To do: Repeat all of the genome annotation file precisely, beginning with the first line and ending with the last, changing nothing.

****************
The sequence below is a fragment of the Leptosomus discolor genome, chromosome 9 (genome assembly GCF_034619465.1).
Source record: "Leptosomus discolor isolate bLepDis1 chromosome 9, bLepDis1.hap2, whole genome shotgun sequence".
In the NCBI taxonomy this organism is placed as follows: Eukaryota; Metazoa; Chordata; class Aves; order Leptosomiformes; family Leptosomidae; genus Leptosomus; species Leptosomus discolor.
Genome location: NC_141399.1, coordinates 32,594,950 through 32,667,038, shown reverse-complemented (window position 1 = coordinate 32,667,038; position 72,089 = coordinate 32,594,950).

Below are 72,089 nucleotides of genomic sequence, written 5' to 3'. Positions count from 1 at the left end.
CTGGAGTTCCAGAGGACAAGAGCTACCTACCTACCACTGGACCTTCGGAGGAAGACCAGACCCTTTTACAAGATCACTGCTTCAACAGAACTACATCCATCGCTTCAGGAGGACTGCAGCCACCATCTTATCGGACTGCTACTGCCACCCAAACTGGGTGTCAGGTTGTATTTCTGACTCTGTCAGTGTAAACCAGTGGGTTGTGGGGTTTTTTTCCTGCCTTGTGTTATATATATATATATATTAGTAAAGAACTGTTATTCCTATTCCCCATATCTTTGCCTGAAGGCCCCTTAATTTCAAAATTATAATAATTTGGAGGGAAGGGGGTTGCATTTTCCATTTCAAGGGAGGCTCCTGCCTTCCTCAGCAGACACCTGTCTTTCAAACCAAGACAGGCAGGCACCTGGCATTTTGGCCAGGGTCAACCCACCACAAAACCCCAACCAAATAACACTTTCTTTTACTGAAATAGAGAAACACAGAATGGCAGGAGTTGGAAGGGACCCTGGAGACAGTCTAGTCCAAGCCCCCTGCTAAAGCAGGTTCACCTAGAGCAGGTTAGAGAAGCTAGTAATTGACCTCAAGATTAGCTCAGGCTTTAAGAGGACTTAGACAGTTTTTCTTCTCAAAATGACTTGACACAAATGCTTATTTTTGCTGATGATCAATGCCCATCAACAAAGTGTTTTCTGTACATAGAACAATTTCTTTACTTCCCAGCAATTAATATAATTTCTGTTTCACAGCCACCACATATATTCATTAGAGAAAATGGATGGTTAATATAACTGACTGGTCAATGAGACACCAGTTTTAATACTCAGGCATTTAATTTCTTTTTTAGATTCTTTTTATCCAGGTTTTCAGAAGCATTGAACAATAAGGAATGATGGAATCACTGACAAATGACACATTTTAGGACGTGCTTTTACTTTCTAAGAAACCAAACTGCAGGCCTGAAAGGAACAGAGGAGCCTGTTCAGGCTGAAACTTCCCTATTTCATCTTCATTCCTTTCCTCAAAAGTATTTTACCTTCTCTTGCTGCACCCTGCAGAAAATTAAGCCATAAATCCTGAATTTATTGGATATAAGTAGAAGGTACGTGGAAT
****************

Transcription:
The sequence below is a fragment of the Leptosomus discolor genome, chromosome 9 (genome assembly GCF_034619465.1).
Source record: "Leptosomus discolor isolate bLepDis1 chromosome 9, bLepDis1.hap2, whole genome shotgun sequence".
In the NCBI taxonomy this organism is placed as follows: Eukaryota; Metazoa; Chordata; class Aves; order Leptosomiformes; family Leptosomidae; genus Leptosomus; species Leptosomus discolor.
Genome location: NC_141399.1, coordinates 32,594,950 through 32,667,038, shown reverse-complemented (window position 1 = coordinate 32,667,038; position 72,089 = coordinate 32,594,950).

Below are 72,089 nucleotides of genomic sequence, written 5' to 3'. Positions count from 1 at the left end.
CTGGAGTTCCAGAGGACAAGAGCTACCTACCTACCACTGGACCTTCGGAGGAAGACCAGACCCTTTTACAAGATCACTGCTTCAACAGAACTACATCCATCGCTTCAGGAGGACTGCAGCCACCATCTTATCGGACTGCTACTGCCACCCAAACTGGGTGTCAGGTTGTATTTCTGACTCTGTCAGTGTAAACCAGTGGGTTGTGGGGTTTTTTTCCTGCCTTGTGTTATATATATATATATATTAGTAAAGAACTGTTATTCCTATTCCCCATATCTTTGCCTGAAGGCCCCTTAATTTCAAAATTATAATAATTTGGAGGGAAGGGGGTTGCATTTTCCATTTCAAGGGAGGCTCCTGCCTTCCTCAGCAGACACCTGTCTTTCAAACCAAGACAGGCAGGCACCTGGCATTTTGGCCAGGGTCAACCCACCACAAAACCCCAACCAAATAACACTTTCTTTTACTGAAATAGAGAAACACAGAATGGCAGGAGTTGGAAGGGACCCTGGAGACAGTCTAGTCCAAGCCCCCTGCTAAAGCAGGTTCACCTAGAGCAGGTTAGAGAAGCTAGTAATTGACCTCAAGATTAGCTCAGGCTTTAAGAGGACTTAGACAGTTTTTCTTCTCAAAATGACTTGACACAAATGCTTATTTTTGCTGATGATCAATGCCCATCAACAAAGTGTTTTCTGTACATAGAACAATTTCTTTACTTCCCAGCAATTAATATAATTTCTGTTTCACAGCCACCACATATATTCATTAGAGAAAATGGATGGTTAATATAACTGACTGGTCAATGAGACACCAGTTTTAATACTCAGGCATTTAATTTCTTTTTTAGATTCTTTTTATCCAGGTTTTCAGAAGCATTGAACAATAAGGAATGATGGAATCACTGACAAATGACACATTTTAGGACGTGCTTTTACTTTCTAAGAAACCAAACTGCAGGCCTGAAAGGAACAGAGGAGCCTGTTCAGGCTGAAACTTCCCTATTTCATCTTCATTCCTTTCCTCAAAAGTATTTTACCTTCTCTTGCTGCACCCTGCAGAAAATTAAGCCATAAATCCTGAATTTATTGGATATAAGTAGAAGGTACGTGGAAT